is included in this history, and how the check should be made. (After
you study the details of the query-system implementation in
section 4.4.4, you may
want to modify the system to include your loop detector.)
There is currently no solution available for this exercise. This textbook adaptation is a community effort. Do consider contributing by providing a solution for this exercise, using a Pull Request in Github.
Exercise 4.78
Define rules to implement the
reverse operation
of exercise 2.18, which returns a list containing
the same elements as a given list
in reverse order.
(Hint: Use
append-to-form.)
append_to_form.)
Can your rules answer both
(reverse (1 2 3) ?x)the query
reverse(list(1, 2, 3), $x)
and
(reverse ?x (1 2 3))?the query reverse($x, list(1, 2, 3))?
There is currently no solution available for this exercise. This textbook adaptation is a community effort. Do consider contributing by providing a solution for this exercise, using a Pull Request in Github.
Original
JavaScript
Exercise 4.79
Beginning with the data base and the rules you formulated in
exercise 4.73, devise a rule for adding
greats to a grandson relationship. This should enable the
system to deduce that Irad is the great-grandson of Adam, or that Jabal
and Jubal are the great-great-great-great-great-grandsons of Adam.
(Hint: Represent the fact about Irad, for example, as
((great grandson) Adam Irad).
Write rules that determine if a list ends in the word
grandson.
Use this to express a rule that allows one to derive the relationship
((great . ?rel) ?x ?y),
where ?rel is a list ending in
grandson.) Check your rules on queries such
as ((great grandson) ?g ?ggs) and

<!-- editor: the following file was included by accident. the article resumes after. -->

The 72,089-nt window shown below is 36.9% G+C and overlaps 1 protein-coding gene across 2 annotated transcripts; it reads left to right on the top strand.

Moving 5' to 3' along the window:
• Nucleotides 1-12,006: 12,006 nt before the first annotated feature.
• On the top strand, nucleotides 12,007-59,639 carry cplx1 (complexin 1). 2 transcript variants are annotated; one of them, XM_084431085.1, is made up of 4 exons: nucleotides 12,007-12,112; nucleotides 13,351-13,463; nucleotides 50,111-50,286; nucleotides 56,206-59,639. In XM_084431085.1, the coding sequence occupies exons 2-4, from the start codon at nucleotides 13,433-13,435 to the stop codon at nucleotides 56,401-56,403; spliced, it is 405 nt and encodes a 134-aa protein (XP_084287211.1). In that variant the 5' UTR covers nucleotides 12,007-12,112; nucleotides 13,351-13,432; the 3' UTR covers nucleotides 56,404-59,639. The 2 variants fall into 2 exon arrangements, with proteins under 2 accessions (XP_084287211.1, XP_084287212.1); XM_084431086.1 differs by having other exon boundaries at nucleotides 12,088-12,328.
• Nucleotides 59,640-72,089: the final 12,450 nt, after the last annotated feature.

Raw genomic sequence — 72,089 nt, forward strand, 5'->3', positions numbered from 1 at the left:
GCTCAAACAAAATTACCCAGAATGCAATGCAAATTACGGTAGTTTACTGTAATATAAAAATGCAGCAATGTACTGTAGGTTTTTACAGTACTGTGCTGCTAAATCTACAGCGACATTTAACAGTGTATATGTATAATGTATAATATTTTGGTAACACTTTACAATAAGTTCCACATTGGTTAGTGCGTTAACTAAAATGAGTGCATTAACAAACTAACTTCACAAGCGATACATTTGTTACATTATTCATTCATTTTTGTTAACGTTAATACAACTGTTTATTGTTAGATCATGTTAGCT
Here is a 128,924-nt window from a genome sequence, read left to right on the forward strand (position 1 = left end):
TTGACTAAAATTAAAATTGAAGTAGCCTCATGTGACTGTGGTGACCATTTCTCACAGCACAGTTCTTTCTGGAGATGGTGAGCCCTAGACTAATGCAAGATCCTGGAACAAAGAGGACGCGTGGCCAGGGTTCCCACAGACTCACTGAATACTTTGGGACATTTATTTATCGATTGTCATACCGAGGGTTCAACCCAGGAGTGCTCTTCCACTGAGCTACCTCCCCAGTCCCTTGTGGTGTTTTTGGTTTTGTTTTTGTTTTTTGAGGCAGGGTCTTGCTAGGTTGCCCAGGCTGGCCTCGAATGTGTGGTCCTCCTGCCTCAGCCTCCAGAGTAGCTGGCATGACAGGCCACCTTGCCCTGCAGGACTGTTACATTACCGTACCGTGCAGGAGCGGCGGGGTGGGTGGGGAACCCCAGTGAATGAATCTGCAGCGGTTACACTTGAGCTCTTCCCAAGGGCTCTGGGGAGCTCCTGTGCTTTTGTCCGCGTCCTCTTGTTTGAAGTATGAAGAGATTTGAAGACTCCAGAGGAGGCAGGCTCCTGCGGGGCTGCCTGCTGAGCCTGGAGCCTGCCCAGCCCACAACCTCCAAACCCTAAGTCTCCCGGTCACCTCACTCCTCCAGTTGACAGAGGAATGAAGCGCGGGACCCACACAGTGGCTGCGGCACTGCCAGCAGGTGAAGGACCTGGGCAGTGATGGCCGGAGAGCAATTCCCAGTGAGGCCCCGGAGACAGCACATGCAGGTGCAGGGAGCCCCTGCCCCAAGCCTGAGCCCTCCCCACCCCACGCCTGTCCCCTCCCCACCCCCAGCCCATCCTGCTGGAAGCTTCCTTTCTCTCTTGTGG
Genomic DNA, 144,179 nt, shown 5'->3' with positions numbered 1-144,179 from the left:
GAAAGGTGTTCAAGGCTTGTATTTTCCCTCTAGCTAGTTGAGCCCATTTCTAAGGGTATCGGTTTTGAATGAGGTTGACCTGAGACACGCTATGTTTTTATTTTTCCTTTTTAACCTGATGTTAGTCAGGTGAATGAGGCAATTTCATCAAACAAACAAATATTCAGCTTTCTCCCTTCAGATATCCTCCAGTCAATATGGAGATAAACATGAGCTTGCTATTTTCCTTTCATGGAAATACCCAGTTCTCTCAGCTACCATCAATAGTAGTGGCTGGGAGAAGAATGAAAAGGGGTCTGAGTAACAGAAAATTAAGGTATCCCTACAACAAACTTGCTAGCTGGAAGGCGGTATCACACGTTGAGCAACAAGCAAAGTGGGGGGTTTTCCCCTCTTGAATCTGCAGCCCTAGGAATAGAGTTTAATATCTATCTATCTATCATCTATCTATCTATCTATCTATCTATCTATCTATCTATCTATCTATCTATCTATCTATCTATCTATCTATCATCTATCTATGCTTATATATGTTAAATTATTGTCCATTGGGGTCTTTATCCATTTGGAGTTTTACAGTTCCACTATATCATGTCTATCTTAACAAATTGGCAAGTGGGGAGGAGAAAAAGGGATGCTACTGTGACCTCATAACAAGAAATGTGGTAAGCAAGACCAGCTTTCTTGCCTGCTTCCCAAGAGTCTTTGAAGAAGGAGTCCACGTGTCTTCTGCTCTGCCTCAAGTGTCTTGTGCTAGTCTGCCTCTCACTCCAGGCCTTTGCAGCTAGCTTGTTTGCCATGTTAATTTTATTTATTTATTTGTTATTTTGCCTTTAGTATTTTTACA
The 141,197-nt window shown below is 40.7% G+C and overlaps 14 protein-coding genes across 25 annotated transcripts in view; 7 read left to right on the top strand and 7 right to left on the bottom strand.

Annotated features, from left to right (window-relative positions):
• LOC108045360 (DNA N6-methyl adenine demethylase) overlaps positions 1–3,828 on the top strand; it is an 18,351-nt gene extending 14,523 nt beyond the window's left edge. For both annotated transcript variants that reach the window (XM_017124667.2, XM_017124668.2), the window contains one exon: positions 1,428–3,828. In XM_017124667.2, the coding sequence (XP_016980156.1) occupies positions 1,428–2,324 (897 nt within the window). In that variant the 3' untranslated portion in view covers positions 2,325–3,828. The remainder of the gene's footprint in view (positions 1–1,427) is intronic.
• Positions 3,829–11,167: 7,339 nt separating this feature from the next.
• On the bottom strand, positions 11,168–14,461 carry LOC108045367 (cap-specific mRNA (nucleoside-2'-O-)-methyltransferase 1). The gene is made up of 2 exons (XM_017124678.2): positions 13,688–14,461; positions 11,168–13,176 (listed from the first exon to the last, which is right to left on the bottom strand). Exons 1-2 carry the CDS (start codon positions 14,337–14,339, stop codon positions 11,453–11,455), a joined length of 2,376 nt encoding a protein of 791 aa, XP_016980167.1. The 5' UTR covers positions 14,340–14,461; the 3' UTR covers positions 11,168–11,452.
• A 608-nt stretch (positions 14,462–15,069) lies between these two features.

(?relationship Adam Irad).
There is currently no solution available for this exercise. This textbook adaptation is a community effort. Do consider contributing by providing a solution for this exercise, using a Pull Request in Github.
Exercise 4.80
Let us modify the data base and the rules of
exercise 4.73 to add
great to a grandson relationship. This should enable the
system to deduce that Irad is the great-grandson of Adam, or that Jabal
and Jubal are the great-great-great-great-great-grandsons of Adam.
Change the assertions in the data base such that there is only one
kind of relationship information, namely
related. The first item
then describes the relationship. Thus, instead of
son("Adam", "Cain"), you would
write
related("son", "Adam", "Cain").
Represent the fact about Irad, for example, as
related(list("great", "grandson"), "Adam", "Irad")
Write rules that determine if a list ends in the word
"grandson".
Use this to express a rule that allows one to derive the relationship
list(pair("great", $rel), $x, $y)
where $rel is a list ending in
"grandson".
Check your rules on the queries
related(list("great", "grandson"), $g, $ggs)
and
related($relationship, "Adam", "Irad").
This exercise is a bit more verbose than the original, because of the
choice of using explicit predicate symbols rather than general lists,
see comment in the beginning of section 4.4.1. So the hint here is
to revert to a list representation that makes the relationship
explicit, and therefore programmable. This trick is used in the
implementation of HiLog, a logic programming language with first-class
predicates, see
Chen, Weidong; Kifer, Michael; Warren, David S.